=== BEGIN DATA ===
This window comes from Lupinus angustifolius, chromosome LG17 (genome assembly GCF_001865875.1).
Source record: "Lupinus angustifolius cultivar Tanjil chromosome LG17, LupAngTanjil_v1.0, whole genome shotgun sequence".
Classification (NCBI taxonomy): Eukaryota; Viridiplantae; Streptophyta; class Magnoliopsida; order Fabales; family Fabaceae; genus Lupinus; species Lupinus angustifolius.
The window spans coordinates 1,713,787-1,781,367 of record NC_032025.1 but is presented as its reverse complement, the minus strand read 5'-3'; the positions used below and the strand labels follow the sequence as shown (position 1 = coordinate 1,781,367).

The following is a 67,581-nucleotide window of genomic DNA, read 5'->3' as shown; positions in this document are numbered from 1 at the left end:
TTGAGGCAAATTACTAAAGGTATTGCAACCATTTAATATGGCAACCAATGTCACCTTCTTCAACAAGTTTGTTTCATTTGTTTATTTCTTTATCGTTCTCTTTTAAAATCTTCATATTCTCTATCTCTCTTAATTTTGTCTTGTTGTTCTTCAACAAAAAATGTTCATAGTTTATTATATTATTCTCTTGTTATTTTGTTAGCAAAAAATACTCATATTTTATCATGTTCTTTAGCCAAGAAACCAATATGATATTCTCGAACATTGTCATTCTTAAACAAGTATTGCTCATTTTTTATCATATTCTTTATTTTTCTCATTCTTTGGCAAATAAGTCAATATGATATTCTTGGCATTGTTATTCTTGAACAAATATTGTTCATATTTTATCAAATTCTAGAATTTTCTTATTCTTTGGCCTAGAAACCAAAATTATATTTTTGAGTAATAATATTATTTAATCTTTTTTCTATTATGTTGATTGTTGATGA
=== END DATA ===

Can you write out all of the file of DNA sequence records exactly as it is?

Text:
This window comes from Lupinus angustifolius, chromosome LG17 (genome assembly GCF_001865875.1).
Source record: "Lupinus angustifolius cultivar Tanjil chromosome LG17, LupAngTanjil_v1.0, whole genome shotgun sequence".
Classification (NCBI taxonomy): Eukaryota; Viridiplantae; Streptophyta; class Magnoliopsida; order Fabales; family Fabaceae; genus Lupinus; species Lupinus angustifolius.
The window spans coordinates 1,713,787-1,781,367 of record NC_032025.1 but is presented as its reverse complement, the minus strand read 5'-3'; the positions used below and the strand labels follow the sequence as shown (position 1 = coordinate 1,781,367).

The following is a 67,581-nucleotide window of genomic DNA, read 5'->3' as shown; positions in this document are numbered from 1 at the left end:
TTGAGGCAAATTACTAAAGGTATTGCAACCATTTAATATGGCAACCAATGTCACCTTCTTCAACAAGTTTGTTTCATTTGTTTATTTCTTTATCGTTCTCTTTTAAAATCTTCATATTCTCTATCTCTCTTAATTTTGTCTTGTTGTTCTTCAACAAAAAATGTTCATAGTTTATTATATTATTCTCTTGTTATTTTGTTAGCAAAAAATACTCATATTTTATCATGTTCTTTAGCCAAGAAACCAATATGATATTCTCGAACATTGTCATTCTTAAACAAGTATTGCTCATTTTTTATCATATTCTTTATTTTTCTCATTCTTTGGCAAATAAGTCAATATGATATTCTTGGCATTGTTATTCTTGAACAAATATTGTTCATATTTTATCAAATTCTAGAATTTTCTTATTCTTTGGCCTAGAAACCAAAATTATATTTTTGAGTAATAATATTATTTAATCTTTTTTCTATTATGTTGATTGTTGATGA